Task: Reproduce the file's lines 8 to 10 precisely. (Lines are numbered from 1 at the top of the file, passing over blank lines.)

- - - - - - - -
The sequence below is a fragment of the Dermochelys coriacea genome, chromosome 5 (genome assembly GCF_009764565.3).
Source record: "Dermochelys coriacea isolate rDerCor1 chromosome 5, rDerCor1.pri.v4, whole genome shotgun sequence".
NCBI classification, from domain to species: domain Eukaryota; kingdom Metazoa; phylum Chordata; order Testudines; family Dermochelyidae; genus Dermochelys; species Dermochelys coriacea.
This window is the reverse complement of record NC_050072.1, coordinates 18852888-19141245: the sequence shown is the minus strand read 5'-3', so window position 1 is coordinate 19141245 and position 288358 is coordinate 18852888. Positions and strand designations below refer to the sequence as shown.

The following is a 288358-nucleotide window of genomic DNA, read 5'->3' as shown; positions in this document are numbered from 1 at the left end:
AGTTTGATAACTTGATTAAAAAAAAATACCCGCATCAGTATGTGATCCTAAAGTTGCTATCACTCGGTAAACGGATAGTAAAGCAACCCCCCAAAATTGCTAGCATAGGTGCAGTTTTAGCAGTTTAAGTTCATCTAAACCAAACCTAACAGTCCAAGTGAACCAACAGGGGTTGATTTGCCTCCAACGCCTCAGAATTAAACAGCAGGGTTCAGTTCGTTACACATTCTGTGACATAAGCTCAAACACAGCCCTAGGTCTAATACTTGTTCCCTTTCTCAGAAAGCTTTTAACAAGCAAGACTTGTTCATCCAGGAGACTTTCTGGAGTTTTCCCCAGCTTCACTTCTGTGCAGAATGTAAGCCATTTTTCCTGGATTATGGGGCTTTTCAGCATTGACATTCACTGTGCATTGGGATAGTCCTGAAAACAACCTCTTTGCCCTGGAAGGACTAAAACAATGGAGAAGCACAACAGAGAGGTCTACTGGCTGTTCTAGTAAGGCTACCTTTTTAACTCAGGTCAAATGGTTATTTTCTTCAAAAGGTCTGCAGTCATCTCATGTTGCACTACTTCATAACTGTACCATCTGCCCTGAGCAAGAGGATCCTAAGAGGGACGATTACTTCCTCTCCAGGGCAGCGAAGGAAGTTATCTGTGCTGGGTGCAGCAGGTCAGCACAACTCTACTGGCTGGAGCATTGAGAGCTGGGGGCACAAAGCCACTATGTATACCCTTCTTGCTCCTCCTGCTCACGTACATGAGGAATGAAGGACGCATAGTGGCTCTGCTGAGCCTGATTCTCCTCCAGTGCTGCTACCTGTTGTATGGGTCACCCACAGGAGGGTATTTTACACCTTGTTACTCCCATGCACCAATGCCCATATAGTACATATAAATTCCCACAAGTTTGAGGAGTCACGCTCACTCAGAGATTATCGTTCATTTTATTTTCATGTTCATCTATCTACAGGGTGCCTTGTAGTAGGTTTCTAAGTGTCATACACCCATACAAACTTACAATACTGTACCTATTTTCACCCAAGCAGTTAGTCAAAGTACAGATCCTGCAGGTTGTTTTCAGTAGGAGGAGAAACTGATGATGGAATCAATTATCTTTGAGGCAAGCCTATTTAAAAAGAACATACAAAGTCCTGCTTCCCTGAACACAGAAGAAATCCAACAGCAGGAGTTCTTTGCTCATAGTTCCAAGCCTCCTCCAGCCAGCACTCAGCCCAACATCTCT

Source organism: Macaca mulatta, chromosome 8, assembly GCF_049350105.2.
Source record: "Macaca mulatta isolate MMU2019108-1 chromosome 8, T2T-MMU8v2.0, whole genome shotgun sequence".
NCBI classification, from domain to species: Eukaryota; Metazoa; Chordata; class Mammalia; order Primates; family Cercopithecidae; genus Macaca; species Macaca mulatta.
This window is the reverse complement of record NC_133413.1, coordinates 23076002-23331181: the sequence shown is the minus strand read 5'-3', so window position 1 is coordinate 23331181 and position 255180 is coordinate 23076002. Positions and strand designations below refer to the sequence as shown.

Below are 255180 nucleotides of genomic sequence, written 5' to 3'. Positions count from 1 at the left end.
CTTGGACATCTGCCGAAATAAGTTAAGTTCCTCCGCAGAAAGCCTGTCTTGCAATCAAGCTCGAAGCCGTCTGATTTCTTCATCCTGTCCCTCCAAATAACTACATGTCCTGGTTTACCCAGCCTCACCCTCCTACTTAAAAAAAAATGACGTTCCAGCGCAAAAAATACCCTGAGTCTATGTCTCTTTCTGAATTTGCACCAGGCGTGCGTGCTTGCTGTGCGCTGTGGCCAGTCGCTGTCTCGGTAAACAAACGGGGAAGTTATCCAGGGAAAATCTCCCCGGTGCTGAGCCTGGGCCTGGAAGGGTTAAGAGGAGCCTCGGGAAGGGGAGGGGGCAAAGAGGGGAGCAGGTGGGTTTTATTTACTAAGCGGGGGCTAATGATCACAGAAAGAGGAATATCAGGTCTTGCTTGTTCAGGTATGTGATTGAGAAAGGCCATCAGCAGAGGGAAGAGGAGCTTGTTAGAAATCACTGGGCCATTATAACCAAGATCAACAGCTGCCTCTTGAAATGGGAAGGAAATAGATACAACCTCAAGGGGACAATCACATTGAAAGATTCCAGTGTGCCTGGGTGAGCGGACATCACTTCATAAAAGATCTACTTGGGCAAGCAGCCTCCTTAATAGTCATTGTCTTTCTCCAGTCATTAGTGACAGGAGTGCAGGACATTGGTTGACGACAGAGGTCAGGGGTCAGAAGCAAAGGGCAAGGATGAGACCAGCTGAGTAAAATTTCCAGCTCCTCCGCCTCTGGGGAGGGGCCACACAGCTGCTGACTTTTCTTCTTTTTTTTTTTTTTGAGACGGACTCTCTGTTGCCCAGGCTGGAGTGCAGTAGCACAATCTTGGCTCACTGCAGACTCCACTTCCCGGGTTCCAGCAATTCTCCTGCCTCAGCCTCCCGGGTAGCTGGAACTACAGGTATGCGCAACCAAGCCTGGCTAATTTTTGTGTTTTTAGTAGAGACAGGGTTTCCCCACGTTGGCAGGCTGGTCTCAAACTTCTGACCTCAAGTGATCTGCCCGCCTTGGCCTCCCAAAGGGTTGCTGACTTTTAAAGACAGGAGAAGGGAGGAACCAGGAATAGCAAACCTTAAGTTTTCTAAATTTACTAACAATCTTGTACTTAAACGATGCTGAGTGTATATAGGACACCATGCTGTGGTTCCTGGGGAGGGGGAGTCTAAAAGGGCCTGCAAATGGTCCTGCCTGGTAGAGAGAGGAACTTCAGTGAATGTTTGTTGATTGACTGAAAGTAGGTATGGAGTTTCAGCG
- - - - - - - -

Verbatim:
Source record: "Macaca mulatta isolate MMU2019108-1 chromosome 8, T2T-MMU8v2.0, whole genome shotgun sequence".
NCBI classification, from domain to species: Eukaryota; Metazoa; Chordata; class Mammalia; order Primates; family Cercopithecidae; genus Macaca; species Macaca mulatta.
This window is the reverse complement of record NC_133413.1, coordinates 23076002-23331181: the sequence shown is the minus strand read 5'-3', so window position 1 is coordinate 23331181 and position 255180 is coordinate 23076002. Positions and strand designations below refer to the sequence as shown.